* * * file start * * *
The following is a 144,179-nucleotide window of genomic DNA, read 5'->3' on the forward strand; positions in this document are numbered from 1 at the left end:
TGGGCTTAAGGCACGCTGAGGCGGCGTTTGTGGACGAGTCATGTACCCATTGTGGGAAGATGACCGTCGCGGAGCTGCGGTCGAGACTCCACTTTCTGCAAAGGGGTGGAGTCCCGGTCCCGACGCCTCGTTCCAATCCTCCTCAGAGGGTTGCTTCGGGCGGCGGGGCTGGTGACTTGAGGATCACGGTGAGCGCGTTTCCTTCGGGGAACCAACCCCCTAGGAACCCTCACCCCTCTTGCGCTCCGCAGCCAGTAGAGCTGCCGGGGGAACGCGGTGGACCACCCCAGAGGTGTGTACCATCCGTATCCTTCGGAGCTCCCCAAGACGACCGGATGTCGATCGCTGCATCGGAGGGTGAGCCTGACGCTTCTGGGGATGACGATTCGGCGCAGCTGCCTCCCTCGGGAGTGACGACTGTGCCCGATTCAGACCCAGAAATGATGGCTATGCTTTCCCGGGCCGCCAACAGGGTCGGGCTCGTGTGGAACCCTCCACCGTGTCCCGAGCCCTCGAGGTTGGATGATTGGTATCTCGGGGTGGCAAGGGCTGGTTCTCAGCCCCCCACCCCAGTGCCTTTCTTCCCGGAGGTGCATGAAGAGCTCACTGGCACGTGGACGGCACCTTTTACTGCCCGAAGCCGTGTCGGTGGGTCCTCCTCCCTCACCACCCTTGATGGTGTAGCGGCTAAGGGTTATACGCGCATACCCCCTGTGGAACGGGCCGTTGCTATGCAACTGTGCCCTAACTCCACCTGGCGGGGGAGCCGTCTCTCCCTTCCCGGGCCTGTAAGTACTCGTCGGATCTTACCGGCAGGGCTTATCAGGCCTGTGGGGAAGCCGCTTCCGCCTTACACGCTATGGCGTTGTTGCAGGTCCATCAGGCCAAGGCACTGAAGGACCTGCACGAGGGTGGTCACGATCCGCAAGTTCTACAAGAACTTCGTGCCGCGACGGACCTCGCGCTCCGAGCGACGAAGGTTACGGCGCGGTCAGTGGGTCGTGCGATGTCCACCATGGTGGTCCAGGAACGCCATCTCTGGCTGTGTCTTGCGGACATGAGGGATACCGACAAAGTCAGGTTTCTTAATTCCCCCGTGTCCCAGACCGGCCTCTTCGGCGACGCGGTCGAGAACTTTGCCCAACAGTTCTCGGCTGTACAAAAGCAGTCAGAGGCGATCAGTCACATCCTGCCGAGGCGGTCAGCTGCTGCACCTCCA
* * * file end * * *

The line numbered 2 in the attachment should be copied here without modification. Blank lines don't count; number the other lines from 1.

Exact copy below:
TGGGCTTAAGGCACGCTGAGGCGGCGTTTGTGGACGAGTCATGTACCCATTGTGGGAAGATGACCGTCGCGGAGCTGCGGTCGAGACTCCACTTTCTGCAAAGGGGTGGAGTCCCGGTCCCGACGCCTCGTTCCAATCCTCCTCAGAGGGTTGCTTCGGGCGGCGGGGCTGGTGACTTGAGGATCACGGTGAGCGCGTTTCCTTCGGGGAACCAACCCCCTAGGAACCCTCACCCCTCTTGCGCTCCGCAGCCAGTAGAGCTGCCGGGGGAACGCGGTGGACCACCCCAGAGGTGTGTACCATCCGTATCCTTCGGAGCTCCCCAAGACGACCGGATGTCGATCGCTGCATCGGAGGGTGAGCCTGACGCTTCTGGGGATGACGATTCGGCGCAGCTGCCTCCCTCGGGAGTGACGACTGTGCCCGATTCAGACCCAGAAATGATGGCTATGCTTTCCCGGGCCGCCAACAGGGTCGGGCTCGTGTGGAACCCTCCACCGTGTCCCGAGCCCTCGAGGTTGGATGATTGGTATCTCGGGGTGGCAAGGGCTGGTTCTCAGCCCCCCACCCCAGTGCCTTTCTTCCCGGAGGTGCATGAAGAGCTCACTGGCACGTGGACGGCACCTTTTACTGCCCGAAGCCGTGTCGGTGGGTCCTCCTCCCTCACCACCCTTGATGGTGTAGCGGCTAAGGGTTATACGCGCATACCCCCTGTGGAACGGGCCGTTGCTATGCAACTGTGCCCTAACTCCACCTGGCGGGGGAGCCGTCTCTCCCTTCCCGGGCCTGTAAGTACTCGTCGGATCTTACCGGCAGGGCTTATCAGGCCTGTGGGGAAGCCGCTTCCGCCTTACACGCTATGGCGTTGTTGCAGGTCCATCAGGCCAAGGCACTGAAGGACCTGCACGAGGGTGGTCACGATCCGCAAGTTCTACAAGAACTTCGTGCCGCGACGGACCTCGCGCTCCGAGCGACGAAGGTTACGGCGCGGTCAGTGGGTCGTGCGATGTCCACCATGGTGGTCCAGGAACGCCATCTCTGGCTGTGTCTTGCGGACATGAGGGATACCGACAAAGTCAGGTTTCTTAATTCCCCCGTGTCCCAGACCGGCCTCTTCGGCGACGCGGTCGAGAACTTTGCCCAACAGTTCTCGGCTGTACAAAAGCAGTCAGAGGCGATCAGTCACATCCTGCCGAGGCGGTCAGCTGCTGCACCTCCA